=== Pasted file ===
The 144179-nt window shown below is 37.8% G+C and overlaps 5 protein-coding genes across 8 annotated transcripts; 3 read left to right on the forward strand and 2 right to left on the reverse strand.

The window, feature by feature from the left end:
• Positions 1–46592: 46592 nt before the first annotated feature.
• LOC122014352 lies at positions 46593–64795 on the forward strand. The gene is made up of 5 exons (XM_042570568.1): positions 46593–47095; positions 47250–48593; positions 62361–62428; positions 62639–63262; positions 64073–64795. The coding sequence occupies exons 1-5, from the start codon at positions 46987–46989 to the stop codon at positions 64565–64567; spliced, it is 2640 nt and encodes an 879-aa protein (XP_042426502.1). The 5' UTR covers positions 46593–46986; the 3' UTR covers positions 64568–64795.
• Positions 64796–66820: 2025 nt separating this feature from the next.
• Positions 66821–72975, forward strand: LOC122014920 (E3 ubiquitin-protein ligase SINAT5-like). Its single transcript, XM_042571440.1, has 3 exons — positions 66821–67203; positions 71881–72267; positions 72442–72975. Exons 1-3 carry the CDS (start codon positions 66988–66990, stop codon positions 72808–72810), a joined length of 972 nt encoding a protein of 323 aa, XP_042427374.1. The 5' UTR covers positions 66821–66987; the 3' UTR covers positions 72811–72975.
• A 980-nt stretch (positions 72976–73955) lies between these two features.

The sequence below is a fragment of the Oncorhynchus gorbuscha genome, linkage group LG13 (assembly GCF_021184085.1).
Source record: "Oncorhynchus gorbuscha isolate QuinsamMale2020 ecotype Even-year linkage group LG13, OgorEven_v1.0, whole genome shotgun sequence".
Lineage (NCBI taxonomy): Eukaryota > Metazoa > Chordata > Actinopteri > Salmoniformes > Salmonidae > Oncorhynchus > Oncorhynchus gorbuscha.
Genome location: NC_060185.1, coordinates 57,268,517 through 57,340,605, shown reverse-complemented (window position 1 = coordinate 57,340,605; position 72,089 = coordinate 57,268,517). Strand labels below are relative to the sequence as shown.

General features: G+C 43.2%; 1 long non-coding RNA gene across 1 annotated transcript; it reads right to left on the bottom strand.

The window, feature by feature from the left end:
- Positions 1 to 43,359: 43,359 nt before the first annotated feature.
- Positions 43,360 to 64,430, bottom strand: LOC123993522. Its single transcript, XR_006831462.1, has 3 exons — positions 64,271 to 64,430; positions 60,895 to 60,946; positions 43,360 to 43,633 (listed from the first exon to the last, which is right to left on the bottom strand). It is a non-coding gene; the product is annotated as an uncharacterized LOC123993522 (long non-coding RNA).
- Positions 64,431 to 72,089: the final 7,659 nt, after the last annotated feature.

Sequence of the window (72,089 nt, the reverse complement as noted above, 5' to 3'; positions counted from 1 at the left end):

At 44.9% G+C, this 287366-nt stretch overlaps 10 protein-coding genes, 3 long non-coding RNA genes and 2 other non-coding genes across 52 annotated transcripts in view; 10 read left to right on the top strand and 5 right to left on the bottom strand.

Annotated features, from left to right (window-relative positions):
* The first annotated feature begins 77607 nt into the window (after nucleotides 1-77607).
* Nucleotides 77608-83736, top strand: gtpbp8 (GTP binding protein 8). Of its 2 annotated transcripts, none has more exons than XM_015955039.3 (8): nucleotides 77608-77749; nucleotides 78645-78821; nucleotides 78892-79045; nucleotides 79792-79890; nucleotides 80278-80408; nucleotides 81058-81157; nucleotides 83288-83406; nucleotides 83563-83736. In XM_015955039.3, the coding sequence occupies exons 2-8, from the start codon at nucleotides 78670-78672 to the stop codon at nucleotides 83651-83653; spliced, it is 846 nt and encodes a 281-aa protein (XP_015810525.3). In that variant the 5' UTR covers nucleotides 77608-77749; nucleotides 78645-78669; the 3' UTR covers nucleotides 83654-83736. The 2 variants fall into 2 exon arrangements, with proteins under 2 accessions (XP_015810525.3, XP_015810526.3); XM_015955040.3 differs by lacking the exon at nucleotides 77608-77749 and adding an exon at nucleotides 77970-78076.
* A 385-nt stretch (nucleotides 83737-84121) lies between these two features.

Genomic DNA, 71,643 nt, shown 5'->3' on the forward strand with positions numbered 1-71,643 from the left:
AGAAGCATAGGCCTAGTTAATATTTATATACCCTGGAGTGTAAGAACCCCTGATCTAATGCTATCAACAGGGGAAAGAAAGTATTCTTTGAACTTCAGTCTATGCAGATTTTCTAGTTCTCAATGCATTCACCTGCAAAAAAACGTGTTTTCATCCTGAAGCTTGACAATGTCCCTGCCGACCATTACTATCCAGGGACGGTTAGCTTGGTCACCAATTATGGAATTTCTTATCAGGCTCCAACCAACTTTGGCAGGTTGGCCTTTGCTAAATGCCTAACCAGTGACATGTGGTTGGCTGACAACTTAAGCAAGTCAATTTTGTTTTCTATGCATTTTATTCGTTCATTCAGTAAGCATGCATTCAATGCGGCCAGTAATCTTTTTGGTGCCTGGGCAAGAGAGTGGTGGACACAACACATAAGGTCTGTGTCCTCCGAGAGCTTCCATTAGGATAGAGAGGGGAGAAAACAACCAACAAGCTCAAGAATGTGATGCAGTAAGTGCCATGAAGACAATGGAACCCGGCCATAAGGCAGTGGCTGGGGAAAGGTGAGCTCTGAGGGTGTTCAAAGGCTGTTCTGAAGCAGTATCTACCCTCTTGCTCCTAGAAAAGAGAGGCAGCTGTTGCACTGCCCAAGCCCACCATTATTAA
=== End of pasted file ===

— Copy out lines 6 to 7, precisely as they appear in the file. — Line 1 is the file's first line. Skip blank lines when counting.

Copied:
• Positions 66821–72975, forward strand: LOC122014920 (E3 ubiquitin-protein ligase SINAT5-like). Its single transcript, XM_042571440.1, has 3 exons — positions 66821–67203; positions 71881–72267; positions 72442–72975. Exons 1-3 carry the CDS (start codon positions 66988–66990, stop codon positions 72808–72810), a joined length of 972 nt encoding a protein of 323 aa, XP_042427374.1. The 5' UTR covers positions 66821–66987; the 3' UTR covers positions 72811–72975.
• A 980-nt stretch (positions 72976–73955) lies between these two features.